Maia Dunphy: Steinbeck tearjerker had a profound effect on my teenage years
Book that changed my life - Maia Dunphy: Fiction - Of Mice And Men, John Steinbeck, Easons, €11.25
I think the books we love when we're young become part of our make up more than those we read as adults. Our ethics and moral compasses are still developing through to our late twenties, so we're told anyway, so it makes sense that books we read before then will shape us more than those we read later.
The one book I remember affecting me greatly was John Steinbeck's Of Mice and Men. I was about 11 or 12, had finished all the books on my bedside table and my dad gave me his prized copy. I read it over two nights, and sat up until the wee hours of the morning on the second, unable to put it down - it's a short book, I wasn't some sort of prodigy. The tragedy of it hit me like a wrecking ball. I knocked on my parents' door at two in the morning inconsolable, with whispers from my mum to my dad of "what did you give her that for?" To be fair, I was a sensitive kid, but I defy anyone not to be moved by it.
Before that novel, I had lived in a library of happy endings, though now that I think of it with some of the original fairy tales I used to read, perhaps not. But they were from fantasy worlds, this came from the real world and I was devastated. Steinbeck created a world where people were cruel, lonely and where dreams and aspirations didn't come true. Needless to say, Of Mice and Men doesn't have a happy ending. I was too young to fully appreciate many of the themes, or the backdrop of that time in American history; but a great story is always one that can work on a basic level, and this book to me at that age, was just a great tale of friendship between gentle giant Lennie and his wily but loyal pal George. Towards the end of the book, I began to read faster, desperate to finish it so that I could find out the sense of foreboding I had was unjustified. Unfortunately, for me and my tear ducts, it wasn't.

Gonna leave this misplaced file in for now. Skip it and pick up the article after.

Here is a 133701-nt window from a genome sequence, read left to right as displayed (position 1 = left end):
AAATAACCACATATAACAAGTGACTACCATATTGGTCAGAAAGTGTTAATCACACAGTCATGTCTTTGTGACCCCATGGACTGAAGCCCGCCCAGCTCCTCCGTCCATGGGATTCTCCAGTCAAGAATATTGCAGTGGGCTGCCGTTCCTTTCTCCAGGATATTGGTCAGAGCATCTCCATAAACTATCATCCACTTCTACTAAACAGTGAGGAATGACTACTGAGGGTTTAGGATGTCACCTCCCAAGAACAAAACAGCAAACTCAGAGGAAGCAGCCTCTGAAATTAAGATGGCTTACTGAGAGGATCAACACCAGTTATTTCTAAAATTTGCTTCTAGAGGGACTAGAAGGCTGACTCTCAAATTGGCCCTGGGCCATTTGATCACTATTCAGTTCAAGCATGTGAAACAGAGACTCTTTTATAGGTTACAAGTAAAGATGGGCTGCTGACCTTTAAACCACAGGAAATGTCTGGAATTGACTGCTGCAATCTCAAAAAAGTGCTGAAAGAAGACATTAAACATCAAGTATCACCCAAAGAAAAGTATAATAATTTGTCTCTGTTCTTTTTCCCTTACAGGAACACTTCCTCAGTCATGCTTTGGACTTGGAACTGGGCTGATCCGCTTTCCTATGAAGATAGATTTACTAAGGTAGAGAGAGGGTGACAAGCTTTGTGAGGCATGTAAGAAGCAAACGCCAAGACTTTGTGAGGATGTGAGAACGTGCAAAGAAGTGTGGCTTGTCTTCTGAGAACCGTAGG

My dad was an avid reader and book hoarder and had almost the complete works of Steinbeck. He gave them to me a few years later. Cannery Row, Travels With Charley, The Grapes of Wrath I read them all and still have them, but no other book affected me the way Of Mice and Men did. It's still on my shelf, but I was never able to read it a second time. I still don't think I could.
Maia Dunphy's 'The M Word - a book for women who happen to be parents' is out now.
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